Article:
What Consequences Would a Post-Brexit China-UK Trade Deal Have for the EU?

Written by | Wednesday, December 14th, 2016
European Values

Alicia García-Herrero and Jianwei Xu (Bruegel)

Brexit will enable the United Kingdom to negotiate its own free trade agreement with China. To what extent would it affect trade between the EU Member States and China? Would it allow Chinese goods to use Britain as a gateway to the EU market? Would this agreement be an unequivocal benefit for the United Kingdom?

If Britain managed to negotiate a free trade agreement with China as well as an access to the EU single market, which would be a very difficult and time-consuming process, there would be a possibility of a penetration of Chinese goods to the European market via the UK. However, it must be noted that the Union would likely prevent this penetration by applying the so-called ‘rules of origin’ on imports from Britain. Even more important factor is the fact that it would take longer for Chinese goods to get to Europe, hence transport costs would be higher. This would substantially reduce the benefits of overcoming the customs barriers and render this detour less attractive.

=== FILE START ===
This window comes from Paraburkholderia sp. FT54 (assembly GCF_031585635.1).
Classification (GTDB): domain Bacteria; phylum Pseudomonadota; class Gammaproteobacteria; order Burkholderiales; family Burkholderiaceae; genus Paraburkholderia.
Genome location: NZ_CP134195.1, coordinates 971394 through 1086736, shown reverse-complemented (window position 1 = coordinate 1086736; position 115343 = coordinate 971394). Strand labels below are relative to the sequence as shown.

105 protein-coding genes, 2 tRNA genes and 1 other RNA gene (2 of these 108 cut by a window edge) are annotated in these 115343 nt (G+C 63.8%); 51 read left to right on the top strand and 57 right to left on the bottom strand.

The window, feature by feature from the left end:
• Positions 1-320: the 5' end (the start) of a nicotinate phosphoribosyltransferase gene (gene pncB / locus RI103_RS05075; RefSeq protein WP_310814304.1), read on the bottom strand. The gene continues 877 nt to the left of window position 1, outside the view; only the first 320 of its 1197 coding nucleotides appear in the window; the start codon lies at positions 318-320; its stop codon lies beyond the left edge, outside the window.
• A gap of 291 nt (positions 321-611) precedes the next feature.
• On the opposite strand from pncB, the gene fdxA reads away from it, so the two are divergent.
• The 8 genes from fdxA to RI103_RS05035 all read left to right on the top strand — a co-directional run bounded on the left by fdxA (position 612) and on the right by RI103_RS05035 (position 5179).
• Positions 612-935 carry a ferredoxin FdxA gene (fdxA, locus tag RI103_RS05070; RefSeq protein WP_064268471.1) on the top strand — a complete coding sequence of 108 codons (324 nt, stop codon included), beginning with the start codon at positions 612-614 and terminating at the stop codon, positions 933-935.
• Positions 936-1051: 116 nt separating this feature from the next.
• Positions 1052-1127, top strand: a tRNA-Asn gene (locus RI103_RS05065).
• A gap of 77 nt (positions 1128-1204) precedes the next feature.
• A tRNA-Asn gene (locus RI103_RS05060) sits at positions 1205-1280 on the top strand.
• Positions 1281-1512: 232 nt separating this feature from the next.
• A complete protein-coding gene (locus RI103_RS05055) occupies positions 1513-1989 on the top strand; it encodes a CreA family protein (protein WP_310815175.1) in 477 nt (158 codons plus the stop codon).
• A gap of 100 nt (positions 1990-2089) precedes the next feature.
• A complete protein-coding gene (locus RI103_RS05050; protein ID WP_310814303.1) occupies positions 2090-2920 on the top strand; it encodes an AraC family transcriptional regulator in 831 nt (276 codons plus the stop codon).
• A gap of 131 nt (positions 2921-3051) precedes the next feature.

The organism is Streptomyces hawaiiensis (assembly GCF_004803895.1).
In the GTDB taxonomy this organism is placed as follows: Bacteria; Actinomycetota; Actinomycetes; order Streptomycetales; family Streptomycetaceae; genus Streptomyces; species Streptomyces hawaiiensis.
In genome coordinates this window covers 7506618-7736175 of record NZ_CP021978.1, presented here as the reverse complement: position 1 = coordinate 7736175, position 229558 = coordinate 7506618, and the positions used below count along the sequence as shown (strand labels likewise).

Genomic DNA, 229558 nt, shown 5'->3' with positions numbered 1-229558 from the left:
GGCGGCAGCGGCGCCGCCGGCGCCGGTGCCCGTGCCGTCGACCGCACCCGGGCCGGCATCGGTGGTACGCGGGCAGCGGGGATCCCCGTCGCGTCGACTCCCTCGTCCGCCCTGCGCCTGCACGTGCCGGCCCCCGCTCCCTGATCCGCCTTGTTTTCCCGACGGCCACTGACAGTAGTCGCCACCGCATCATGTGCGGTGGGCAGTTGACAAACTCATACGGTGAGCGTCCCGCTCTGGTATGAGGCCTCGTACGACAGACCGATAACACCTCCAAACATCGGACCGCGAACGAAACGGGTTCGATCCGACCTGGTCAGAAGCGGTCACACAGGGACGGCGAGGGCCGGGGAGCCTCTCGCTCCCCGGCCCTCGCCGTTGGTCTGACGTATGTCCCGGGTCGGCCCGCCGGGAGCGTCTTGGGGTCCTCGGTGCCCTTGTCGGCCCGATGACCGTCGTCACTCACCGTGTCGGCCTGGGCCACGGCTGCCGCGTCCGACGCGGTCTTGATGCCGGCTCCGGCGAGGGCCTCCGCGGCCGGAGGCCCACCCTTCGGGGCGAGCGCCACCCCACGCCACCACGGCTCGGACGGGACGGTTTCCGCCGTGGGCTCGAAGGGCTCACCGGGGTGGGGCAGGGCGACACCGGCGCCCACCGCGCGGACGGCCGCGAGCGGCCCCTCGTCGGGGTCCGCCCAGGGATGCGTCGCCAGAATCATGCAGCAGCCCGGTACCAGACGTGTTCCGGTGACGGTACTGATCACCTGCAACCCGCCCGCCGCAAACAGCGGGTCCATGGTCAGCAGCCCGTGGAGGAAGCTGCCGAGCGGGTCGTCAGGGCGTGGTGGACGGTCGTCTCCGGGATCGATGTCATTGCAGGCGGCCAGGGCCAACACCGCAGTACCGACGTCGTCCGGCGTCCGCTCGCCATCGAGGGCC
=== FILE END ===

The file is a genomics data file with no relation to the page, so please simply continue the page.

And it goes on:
In terms of benefits for the Kingdom, it is appropriate to evaluate the impacts of British exports to China on imports from China. In the area of exports, Britain could theoretically earn the most and gain a significant competitive advantage in the automobile industry, which constitutes 35.2 percent of British exports to China. The current customs tariff amounts to 25 percent. In other sectors, there is no such leeway, so the agreement would not bring any significant change. Imports, where consumer goods constitute the biggest part, would not get much cheaper for Britain. The duties are in fact at a low level already today and the agreement would have a very modest impact.

The Union would be negatively affected by the agreement mainly in the before-mentioned automobile industry, where German and Slovak exports could be badly hit. The German exports account for more than 50 percent of the total EU exports in this category and its competitiveness would decrease following an eventual agreement. Overall, however, the composition of the Kingdom’s and EU’s imports and exports vary so much that the impact on EU trade with China would be minimal.

Finally, it should be noted that the EU is the UK‘s most important trade partner. It is likely that the better the deal the United Kingdom would reach with China, the more difficult London’s negotiations with the Union would be. The logical conclusion is that Britain should postpone negotiations with China and the EU should not be excessively concerned about their potential negative effects.

(The study can be downloaded here)

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